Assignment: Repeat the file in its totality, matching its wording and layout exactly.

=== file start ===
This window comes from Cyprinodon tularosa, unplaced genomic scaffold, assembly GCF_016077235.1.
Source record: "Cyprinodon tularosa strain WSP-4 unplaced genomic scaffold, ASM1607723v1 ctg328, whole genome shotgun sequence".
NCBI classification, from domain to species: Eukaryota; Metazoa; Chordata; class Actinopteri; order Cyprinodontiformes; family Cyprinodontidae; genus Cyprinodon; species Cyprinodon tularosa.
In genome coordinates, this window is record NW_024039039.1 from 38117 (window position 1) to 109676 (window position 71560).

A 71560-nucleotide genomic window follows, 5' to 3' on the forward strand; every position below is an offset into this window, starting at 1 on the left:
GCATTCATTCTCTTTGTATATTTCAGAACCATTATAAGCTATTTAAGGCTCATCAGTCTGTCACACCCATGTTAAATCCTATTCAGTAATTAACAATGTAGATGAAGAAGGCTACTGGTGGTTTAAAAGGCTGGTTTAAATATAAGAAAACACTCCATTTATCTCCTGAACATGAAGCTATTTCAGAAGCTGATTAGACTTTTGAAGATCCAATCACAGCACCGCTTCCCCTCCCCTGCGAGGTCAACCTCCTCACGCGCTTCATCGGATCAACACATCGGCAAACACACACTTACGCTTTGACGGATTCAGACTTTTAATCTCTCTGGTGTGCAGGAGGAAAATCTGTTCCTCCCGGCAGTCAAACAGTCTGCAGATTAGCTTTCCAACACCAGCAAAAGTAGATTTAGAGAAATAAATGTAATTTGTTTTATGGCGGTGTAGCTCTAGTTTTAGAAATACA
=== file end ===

This window comes from Cyprinodon tularosa, unplaced genomic scaffold, assembly GCF_016077235.1.
Source record: "Cyprinodon tularosa strain WSP-4 unplaced genomic scaffold, ASM1607723v1 ctg328, whole genome shotgun sequence".
NCBI classification, from domain to species: Eukaryota; Metazoa; Chordata; class Actinopteri; order Cyprinodontiformes; family Cyprinodontidae; genus Cyprinodon; species Cyprinodon tularosa.
In genome coordinates, this window is record NW_024039039.1 from 38117 (window position 1) to 109676 (window position 71560).

A 71560-nucleotide genomic window follows, 5' to 3' on the forward strand; every position below is an offset into this window, starting at 1 on the left:
GCATTCATTCTCTTTGTATATTTCAGAACCATTATAAGCTATTTAAGGCTCATCAGTCTGTCACACCCATGTTAAATCCTATTCAGTAATTAACAATGTAGATGAAGAAGGCTACTGGTGGTTTAAAAGGCTGGTTTAAATATAAGAAAACACTCCATTTATCTCCTGAACATGAAGCTATTTCAGAAGCTGATTAGACTTTTGAAGATCCAATCACAGCACCGCTTCCCCTCCCCTGCGAGGTCAACCTCCTCACGCGCTTCATCGGATCAACACATCGGCAAACACACACTTACGCTTTGACGGATTCAGACTTTTAATCTCTCTGGTGTGCAGGAGGAAAATCTGTTCCTCCCGGCAGTCAAACAGTCTGCAGATTAGCTTTCCAACACCAGCAAAAGTAGATTTAGAGAAATAAATGTAATTTGTTTTATGGCGGTGTAGCTCTAGTTTTAGAAATACA